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1st Infantry Division AH-64D Model


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1st Infantry Division AH-64D Model

Fly with the 1st Infantry Division in this hand-crafted AH-64D model. Each piece is carved from wood and handpainted to provide a piece you’ll love.

Iraq 2003 and 2004
Soldiers from 1st Infantry Division clearing a building in Fallujah, 19 November 2004.
In January 2003, the division headquarters deployed to Turkey to command and control Army Forces Turkey (ARFOR-T) with a mission to receive and move the 4th Infantry Division across Turkey and into Northern Iraq. The task organization included HHC Division, 1–4 Cavalry, 1–26 Infantry, 1–6 Field Artillery, 2-1 Aviation, HHC Engineer Brigade, 9th Engineers, HHC DISCOM, 701 Main Support Battalion, 601 Aviation Support Battalion, 4-3 Air Defense Artillery, 101 Military Intelligence Battalion, 121 Signal Battalion, 12th Chemical Company, and other US Army Europe units to include the Theater Support Command. The division opened three seaports, two airports, three command posts, and convoy support centers along a 500-mile route from the Turkish coast, through Mardin, to the Northern Iraqi border. When the Turkish government voted to deny US ground forces access to Turkey, ARFOR-T collapsed the line of communication and redeployed to Germany home stations in April 2003.

1–63 Armor of the 3rd Brigade Combat Team deployed to Kirkuk, Iraq from Rose Barracks, Germany, during the first-ever deployment of the USAREUR (United States Army Europe) Immediate Ready Task Force (IRTF) in March 2003, in support of the 173rd Airborne Brigade. The battalion redeployed to Europe with the 173rd in March 2004.

The 1st Brigade, 1st Infantry Division deployed from Fort Riley, Kansas in September 2003 to provide support to the 82nd Airborne Division in the city of Ramadi, Iraq. In September 2004, the 1st Brigade was replaced by elements from the 2nd Infantry Division in Ramadi and redeployed to Ft. Riley.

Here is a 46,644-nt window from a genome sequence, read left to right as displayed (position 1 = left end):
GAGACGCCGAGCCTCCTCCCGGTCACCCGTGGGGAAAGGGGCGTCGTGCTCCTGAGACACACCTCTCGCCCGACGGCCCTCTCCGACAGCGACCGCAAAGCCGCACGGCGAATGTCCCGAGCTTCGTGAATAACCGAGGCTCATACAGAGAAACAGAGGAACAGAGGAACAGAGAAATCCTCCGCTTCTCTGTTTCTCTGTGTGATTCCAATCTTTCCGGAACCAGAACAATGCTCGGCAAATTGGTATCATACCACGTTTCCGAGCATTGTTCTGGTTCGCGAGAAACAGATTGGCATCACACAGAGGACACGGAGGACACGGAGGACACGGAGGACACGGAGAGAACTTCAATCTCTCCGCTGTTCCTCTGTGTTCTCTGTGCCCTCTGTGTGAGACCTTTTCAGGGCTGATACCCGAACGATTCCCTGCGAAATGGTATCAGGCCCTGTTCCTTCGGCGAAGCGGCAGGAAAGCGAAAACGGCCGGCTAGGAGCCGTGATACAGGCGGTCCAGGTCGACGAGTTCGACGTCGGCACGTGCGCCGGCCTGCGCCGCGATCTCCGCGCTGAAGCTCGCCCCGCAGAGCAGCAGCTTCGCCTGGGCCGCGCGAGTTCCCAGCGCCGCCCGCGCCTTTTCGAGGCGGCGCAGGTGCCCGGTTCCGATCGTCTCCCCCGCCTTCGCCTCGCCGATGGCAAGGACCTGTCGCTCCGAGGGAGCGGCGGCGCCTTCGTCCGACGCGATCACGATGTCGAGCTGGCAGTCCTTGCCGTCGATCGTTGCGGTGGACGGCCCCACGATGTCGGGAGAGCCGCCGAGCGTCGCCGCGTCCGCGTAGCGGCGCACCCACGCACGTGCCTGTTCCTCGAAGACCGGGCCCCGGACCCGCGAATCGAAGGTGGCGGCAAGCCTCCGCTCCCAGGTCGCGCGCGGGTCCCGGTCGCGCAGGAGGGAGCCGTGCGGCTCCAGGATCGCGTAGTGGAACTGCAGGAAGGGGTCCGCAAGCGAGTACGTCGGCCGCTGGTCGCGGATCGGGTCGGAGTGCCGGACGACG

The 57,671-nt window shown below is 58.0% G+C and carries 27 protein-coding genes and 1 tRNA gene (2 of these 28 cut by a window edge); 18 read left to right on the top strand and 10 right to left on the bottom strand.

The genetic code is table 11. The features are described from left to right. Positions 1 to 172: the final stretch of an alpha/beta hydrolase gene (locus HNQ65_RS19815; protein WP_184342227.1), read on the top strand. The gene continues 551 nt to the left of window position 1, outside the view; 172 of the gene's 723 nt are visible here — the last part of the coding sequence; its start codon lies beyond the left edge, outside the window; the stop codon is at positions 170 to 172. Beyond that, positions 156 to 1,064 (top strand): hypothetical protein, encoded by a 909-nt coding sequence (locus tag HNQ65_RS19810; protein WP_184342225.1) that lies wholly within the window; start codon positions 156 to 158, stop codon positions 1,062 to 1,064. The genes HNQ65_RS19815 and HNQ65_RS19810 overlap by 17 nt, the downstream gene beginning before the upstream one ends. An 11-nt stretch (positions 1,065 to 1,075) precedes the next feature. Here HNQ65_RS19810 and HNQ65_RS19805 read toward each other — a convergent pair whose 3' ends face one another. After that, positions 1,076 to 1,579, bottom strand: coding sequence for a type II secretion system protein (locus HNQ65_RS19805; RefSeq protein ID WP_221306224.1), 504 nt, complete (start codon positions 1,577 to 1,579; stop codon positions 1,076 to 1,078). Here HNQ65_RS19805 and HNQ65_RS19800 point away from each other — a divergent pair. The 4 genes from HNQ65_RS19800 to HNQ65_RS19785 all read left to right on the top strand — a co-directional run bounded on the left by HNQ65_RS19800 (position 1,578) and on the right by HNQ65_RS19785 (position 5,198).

In January 2004, the division less the 1st Brigade Combat Team deployed from home stations in Germany to Iraq, where it conducted an area relief with the 4th Infantry Division in the Salah ad-Din, Diyala, Kirkuk and Sulaymaniyah provinces, with the division headquarters located on Forward Operating Base Danger, in Saddam Hussein’s hometown of Tikrit. Task Force Danger, as the division was called during OIF2, was augmented with the 2nd Brigade, 25th Infantry Division, the 30th Heavy Brigade Combat Team of the North Carolina Army National Guard, the 264th Engineer Group of the Wisconsin Army National Guard, the 167th Corps Support Group, 1st ROC (USAR), and the 2nd Battalion, 108th Infantry Regiment of the New York Army National Guard. The 2nd Brigade Combat Team was headquartered in Tikrit, the 3rd Brigade Combat Team was headquartered outside Baqubah, and the 30th BCT was headquartered in Kirkuk. The 4th Brigade and Division Support Command were based at Forward Operating Base Spiecher north of Tikrit. Task Force Danger conducted counterinsurgency operations, to include the full spectrum of combat, peace enforcement, training and equipping Iraqi security forces, support to Iraqi institutions to improve quality of life, and two national elections. Major combat included operations in Baqubah, Samarra, Bayji, Najaf, Ad Diwaniyah, and Fallujah. In February 2005, the division facilitated an area relief with the 42d Infantry Division, New York National Guard, and elements of the 3rd Infantry Division and redeployed to home stations in Germany.